Waste…what is it good for?

9th March 2017

By Gerald Morgan, Pre-Construction Director

One Man’s junk is another man’s treasure…

A business ethos of a bygone era or a fundamental element of economics on which a resource efficient, circular future, can be built?

Speaking as a construction logistics professional who is often engaged with main contractors and their ever increasing demands for better and cheaper answers to their site waste challenges, the idea that we are making bucket loads of cash from the sale of waste has never been further from the truth than it is today. And in my humble opinion there lies the greatest indicator of where the whole circular economy falls short… If there isn’t a market, there isn’t an economy.

I have spent many hours pondering how the industry can improve its waste performance and discussing the challenges of sustainable construction with likeminded professionals from the world of construction logistics and invariably we always seem to come to the same conclusion. The fact is that the position we find ourselves in we don’t really have a say.

So where do we start? It is difficult to know where to look for guidance because this is a subject that requires input from every sector of every industry from strategic policy makers at a global level to ordinary people like you and me.

But to try to make some sense of where we are, we first have to take a look and try to decipher what waste is!

Such is the complexity of waste management on the 21st century, back in 2012 DEFRA released a guidance document to help businesses and other organisations understand whether a material is waste or not. The document titled ‘Legal Definition of Waste’ is fifty-nine pages long (sixty-nine if you include the Annex)

In a nutshell… “A material is considered to be waste when the producer or holder discards it, intends to discard it, or is required to discard it.” (hmmm, that reminds me, I must get round to checking the legality of reusing site hoardings…)

The description goes on to then open the door to the circular economy…

When assessing whether a material is waste or not, discarding doesn’t simply mean throwing away or getting rid of something. Discarding also covers activities and operations such as recycling and recovery operations, which put waste material back to good use.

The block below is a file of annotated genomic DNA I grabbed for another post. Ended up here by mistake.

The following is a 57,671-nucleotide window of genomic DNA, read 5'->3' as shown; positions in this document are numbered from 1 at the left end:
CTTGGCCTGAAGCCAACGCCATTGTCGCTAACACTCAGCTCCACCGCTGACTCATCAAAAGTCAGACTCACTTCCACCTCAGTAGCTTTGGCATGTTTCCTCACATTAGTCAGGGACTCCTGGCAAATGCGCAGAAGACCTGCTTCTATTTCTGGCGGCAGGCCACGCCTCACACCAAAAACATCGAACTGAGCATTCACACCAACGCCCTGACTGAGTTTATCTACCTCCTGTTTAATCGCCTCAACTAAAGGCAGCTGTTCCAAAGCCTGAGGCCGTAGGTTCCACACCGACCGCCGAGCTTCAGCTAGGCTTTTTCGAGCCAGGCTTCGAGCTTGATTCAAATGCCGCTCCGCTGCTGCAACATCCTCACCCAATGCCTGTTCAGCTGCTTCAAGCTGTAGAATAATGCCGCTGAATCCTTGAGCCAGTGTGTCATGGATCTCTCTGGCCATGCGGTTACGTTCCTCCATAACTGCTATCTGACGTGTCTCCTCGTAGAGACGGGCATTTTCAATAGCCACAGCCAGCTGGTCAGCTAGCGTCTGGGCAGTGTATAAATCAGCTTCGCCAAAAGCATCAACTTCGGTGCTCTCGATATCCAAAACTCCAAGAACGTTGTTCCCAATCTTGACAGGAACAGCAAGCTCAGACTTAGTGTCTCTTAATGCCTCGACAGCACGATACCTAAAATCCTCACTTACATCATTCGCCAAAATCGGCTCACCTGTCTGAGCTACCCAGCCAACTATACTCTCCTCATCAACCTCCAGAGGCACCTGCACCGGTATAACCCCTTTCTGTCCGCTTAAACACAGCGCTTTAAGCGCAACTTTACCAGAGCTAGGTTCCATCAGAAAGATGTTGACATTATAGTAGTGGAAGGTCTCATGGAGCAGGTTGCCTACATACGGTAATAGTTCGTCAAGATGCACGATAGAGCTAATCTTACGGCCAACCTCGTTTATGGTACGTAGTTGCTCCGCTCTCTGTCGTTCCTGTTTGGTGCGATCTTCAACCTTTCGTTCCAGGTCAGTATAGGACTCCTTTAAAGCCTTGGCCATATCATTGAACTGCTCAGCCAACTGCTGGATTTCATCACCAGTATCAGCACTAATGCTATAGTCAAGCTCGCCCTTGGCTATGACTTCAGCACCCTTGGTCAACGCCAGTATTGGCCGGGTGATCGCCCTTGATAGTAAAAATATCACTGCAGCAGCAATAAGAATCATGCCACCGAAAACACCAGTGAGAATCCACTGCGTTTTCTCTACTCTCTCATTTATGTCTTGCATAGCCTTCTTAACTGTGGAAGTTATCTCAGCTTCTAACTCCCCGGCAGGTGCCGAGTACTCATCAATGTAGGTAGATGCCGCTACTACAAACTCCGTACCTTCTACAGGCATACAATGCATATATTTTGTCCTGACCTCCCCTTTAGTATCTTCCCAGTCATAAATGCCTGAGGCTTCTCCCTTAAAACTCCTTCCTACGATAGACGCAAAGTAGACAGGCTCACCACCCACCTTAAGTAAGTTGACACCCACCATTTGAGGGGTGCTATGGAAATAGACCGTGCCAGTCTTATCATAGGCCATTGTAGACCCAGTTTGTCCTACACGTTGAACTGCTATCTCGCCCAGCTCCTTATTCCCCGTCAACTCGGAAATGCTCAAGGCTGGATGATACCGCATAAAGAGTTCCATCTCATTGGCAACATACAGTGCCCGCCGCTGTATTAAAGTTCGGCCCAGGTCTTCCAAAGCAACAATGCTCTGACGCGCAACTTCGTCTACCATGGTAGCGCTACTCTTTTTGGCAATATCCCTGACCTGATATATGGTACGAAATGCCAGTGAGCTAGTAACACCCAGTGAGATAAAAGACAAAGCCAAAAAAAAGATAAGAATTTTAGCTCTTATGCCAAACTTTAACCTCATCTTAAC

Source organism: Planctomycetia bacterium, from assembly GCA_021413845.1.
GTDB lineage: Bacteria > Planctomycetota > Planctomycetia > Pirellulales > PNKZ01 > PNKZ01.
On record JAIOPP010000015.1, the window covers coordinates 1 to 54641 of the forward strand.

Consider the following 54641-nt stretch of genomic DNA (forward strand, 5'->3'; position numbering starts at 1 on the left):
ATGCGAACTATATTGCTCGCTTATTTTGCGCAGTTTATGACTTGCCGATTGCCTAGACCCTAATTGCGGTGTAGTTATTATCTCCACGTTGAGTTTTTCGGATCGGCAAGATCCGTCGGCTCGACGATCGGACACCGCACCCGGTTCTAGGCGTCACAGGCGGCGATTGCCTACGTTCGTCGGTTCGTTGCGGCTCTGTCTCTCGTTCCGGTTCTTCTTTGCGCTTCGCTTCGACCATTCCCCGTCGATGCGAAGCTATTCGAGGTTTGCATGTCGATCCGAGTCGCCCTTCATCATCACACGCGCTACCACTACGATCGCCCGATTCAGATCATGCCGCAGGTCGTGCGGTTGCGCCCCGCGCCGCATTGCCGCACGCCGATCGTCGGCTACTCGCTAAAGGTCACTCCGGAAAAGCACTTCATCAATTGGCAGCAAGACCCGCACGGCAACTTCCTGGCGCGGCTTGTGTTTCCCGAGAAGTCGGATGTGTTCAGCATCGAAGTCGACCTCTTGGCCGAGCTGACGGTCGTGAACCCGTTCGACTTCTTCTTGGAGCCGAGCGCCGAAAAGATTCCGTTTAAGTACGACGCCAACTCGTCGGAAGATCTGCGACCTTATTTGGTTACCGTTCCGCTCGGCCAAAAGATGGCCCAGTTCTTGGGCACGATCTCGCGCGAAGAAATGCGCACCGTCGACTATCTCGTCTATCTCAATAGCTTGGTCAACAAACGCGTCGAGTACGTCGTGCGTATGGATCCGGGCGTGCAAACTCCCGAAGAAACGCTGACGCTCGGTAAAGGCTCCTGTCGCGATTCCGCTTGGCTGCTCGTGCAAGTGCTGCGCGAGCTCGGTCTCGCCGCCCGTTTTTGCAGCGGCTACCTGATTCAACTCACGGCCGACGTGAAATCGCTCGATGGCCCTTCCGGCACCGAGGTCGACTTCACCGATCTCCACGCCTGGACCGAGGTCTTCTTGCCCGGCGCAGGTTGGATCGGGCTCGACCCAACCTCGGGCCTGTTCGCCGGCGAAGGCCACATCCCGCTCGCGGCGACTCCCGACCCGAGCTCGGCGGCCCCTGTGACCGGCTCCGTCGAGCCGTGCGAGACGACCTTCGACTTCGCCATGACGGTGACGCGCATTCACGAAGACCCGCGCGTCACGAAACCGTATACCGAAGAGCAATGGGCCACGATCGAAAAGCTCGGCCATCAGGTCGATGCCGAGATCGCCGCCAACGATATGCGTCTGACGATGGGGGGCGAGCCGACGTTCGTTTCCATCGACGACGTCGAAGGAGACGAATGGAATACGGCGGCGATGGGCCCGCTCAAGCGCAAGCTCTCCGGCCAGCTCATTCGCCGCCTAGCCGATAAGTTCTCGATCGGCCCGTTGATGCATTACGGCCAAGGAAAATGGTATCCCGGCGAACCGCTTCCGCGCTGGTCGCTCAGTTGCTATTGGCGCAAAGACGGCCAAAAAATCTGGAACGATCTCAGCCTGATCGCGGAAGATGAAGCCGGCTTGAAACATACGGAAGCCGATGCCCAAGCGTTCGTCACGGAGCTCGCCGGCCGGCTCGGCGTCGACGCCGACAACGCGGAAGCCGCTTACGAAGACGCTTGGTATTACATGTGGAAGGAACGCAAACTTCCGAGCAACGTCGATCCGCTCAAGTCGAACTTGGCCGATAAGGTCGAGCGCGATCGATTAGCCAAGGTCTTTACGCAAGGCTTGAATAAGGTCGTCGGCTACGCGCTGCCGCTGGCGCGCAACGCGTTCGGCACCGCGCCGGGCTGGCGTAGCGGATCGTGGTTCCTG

So what do the waste management sector have to say about the circular economy? Well in 2014 CIWM published a report ‘The Circular Economy: what does it mean for the waste and resource management sector?’ A pretty fundamental question bearing in mind that the CIWM members are effectively the brokers supplying the very materials that go on to feed a circular industry.

The report was compiled with the help of more than 600 industry professionals responding to a survey in which only 27% of respondents saying they are carrying out even a modest level of planning for the circular economy and suggested that the term ‘Circular Economy’ was little more than a rebrand of existing guidance that lacks any new substance or leadership beyond the Ellen MacArthur Foundation or WRAP.

I have every respect for the work these institutions do, but from their advisory positions their hands are tied. They are not policy makers, they don’t hold the purse strings and they don’t set the rules.

In Richard Dawkins book The Magic of Reality there is a great description of how the moon orbits the earth. He describes the moon as a cannon ball being fired from a mountain so hard that it falls off the edge of the planet, it keeps on falling and continuing to fall all the way round the world and thus stays in orbit. There’s a lesson there. The circular economy needs a similar propulsion in order to reach its orbit and find its perpetual motion. Strong leadership from outside of industry firing the economy into orbit and letting industry fall into place is what it’s going to take.

With the amount of commodities that go into construction and the volume of waste generated we should be under no illusion that this industry has a huge part to play in the Circular Economy and it’s through material selection and the design process where fundamental decisions need to be made.

All eyes therefore are on Brussels’ current negotiations on the EU’s Circular Economy Package and of course the question then being whether the government uphold their pledge and pass the resulting EU legislation into UK law. Will Brussels be lighting the touch paper that sends the circular economy into orbit? We can only wait and see.

In the meantime, businesses just like ours will remain squashed somewhere in the middle of the waste hierarchy trying to do our best with whatever detritus is thrown our way and hoping that ‘where there’s muck there’s money’.